15 vs. 20 Degree Knife Edge: What is the Difference

This article looks at knife edges, edge sharpening angles, and the difference between 15 vs. 20-degree knife edges. Let’s jump headfirst into the topic without further ado.

What are Knife Sharpening Angles?

First, the edge angle is the number of degrees the bevel veers from the blade’s center. OR, the angle of a knife’s edge is the number of degrees between the knife and the honing stone.

Most knives feature slopes on both sides, meaning each side of the edge has a bevel. These knives are called double-beveled.

Some knives have only one bevel, meaning they have been honed on the single side of the blade.

That said, when we talk about the angle of the knife’s edge, we’re indeed talking about the angle at which you’re holding your knife to the sharpening tool. So regardless of whether a knife is single- or double-beveled, the nomenclature follows the single side of the edge.

A knife with a 15-degree angle means it has been sharpened to 15 degrees on each side. This creates a total angle of 30 degrees.

Likewise, a blade of 20 degrees is one that’s been sharpened to 20 degrees on each side. This creates a whole arc of 40 degrees.

How do Sharpening Angles Affect a Knife’s Performance?

For the average household chef, the specifications of the blade, such as the sharpening angle, are not of much concern. Most people buy a sharp knife on a whim without doing research, and that’s it. 

Professional chefs, however, need information about knife sharpeners and angles to take their cooking to another level.

But why do knives have angles, and what purposes do different angles serve?

Remember, the smaller the angle of a knife’s edge, the sharper it is.

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Western knives 

American and Western knives like the WÜSTHOF 8″ Classic Chef’s Knife have curved blades and greater sharpening angles. They have a lot of heft due to thicker blades as they don’t need to cut thin slices like sushi but veggies and meats. These qualities make them durable and ideal for more laborious tasks like rough chopping harder, denser vegetables. Thus, they cut through different kinds of meat in a split second and maintain their performance for a long time.

Eastern knives 

Yoshihiro Damascus Gyuto Japanese Chefs Knife
Yoshihiro Damascus Gyuto Japanese Chefs Knife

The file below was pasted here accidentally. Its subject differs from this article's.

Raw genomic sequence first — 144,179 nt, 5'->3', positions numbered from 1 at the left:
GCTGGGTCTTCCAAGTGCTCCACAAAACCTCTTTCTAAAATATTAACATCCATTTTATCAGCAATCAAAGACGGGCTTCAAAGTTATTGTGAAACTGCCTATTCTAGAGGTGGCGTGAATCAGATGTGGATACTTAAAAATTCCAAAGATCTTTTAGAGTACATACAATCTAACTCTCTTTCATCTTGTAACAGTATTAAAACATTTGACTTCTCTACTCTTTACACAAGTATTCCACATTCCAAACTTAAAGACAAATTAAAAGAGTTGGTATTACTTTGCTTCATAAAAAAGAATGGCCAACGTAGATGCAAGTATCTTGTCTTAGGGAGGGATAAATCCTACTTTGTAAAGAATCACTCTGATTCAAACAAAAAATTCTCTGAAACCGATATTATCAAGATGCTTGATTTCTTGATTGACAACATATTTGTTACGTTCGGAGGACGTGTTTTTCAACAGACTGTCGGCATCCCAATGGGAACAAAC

HENCKELS Classic Hollow Edge Santoku Knife

Eastern knives have thinner, straighter blades with smaller angles to let you cut thinner slices, like the Yoshihiro Damascus Gyuto Japanese Chefs Knife and the HENCKELS Classic Hollow Edge Santoku Knife.

Japanese cuisine requires more precise slicing, as in sushi, making a 15-degree Eastern knife the most suitable candidate for it. Unfortunately, thin blades are also more prone to chipping.

What should you know about knife angles when purchasing a knife?

A knife can be single-beveled or double-beveled. Conventionally, Western knives are always double-beveled, as opposed to Eastern knives, which are single-beveled. However, Eastern knives intended for the Western markets have two bevels. So, unless otherwise specified, it’s safe to assume that the knife you’re buying in the West is double-beveled.

Another thing to remember is that the lower the angle, the sharper the blade, yet less durable.

Traditional Japanese knives have a knife angle of 10 degrees, making them razor-sharp.

What is the difference Between a 15° Knife and a 20° Edge?

Here is the detailed differece bewteen 15 vs 20 degrees knife.

15 Degree Knife 

Contemporary Asian knives usually have a double bevel with a 15-degree angle on both sides, giving them a total angle of 30 degrees. They are pretty slim and lightweight. 

Among these double-bevel knives are Santoku and Nakiri.

Other heavier Asian knives for chopping hard vegetables and meat include the Deba and Gyutou knives. They are for heavy-duty work. 

To ensure the durability of thin, 15-degree knives, manufacturers prefer rigid steel, which holds the edge for a long time, even with a thin blade. On the downside, rigidity makes these knives brittle.

Asian knives with 15-degree facets have many more types ranging from traditional to contemporary. 

Traditionally, they make Japanese knives with a single-sided bevel. They’re suitable for both left-handed and right-handed people. 

They have a primary facet that deflects the slices away from the blade as the knife cuts them. The Sashimi Knife is a famous example of these knives. 

The backside of traditional knives has a hollow ground. They also have an extremely tiny micro-facet that isn’t even visible to the naked eye on the rear of the blade. It aids in enhancing the sharpness of the blade. These knives are thinner and should only be sharpened to one side.

Benefits of the 15-Degree Knife Angle

  • Sharpening the knife at a 15-degree rather than 20 degrees makes it sharper. It’s why they’re becoming trendy in Europe. 
  • 15-degree sharpened knives have much less friction when slicing stuff than 20-degree knives, although sharpness is not the only reason to pick a knife.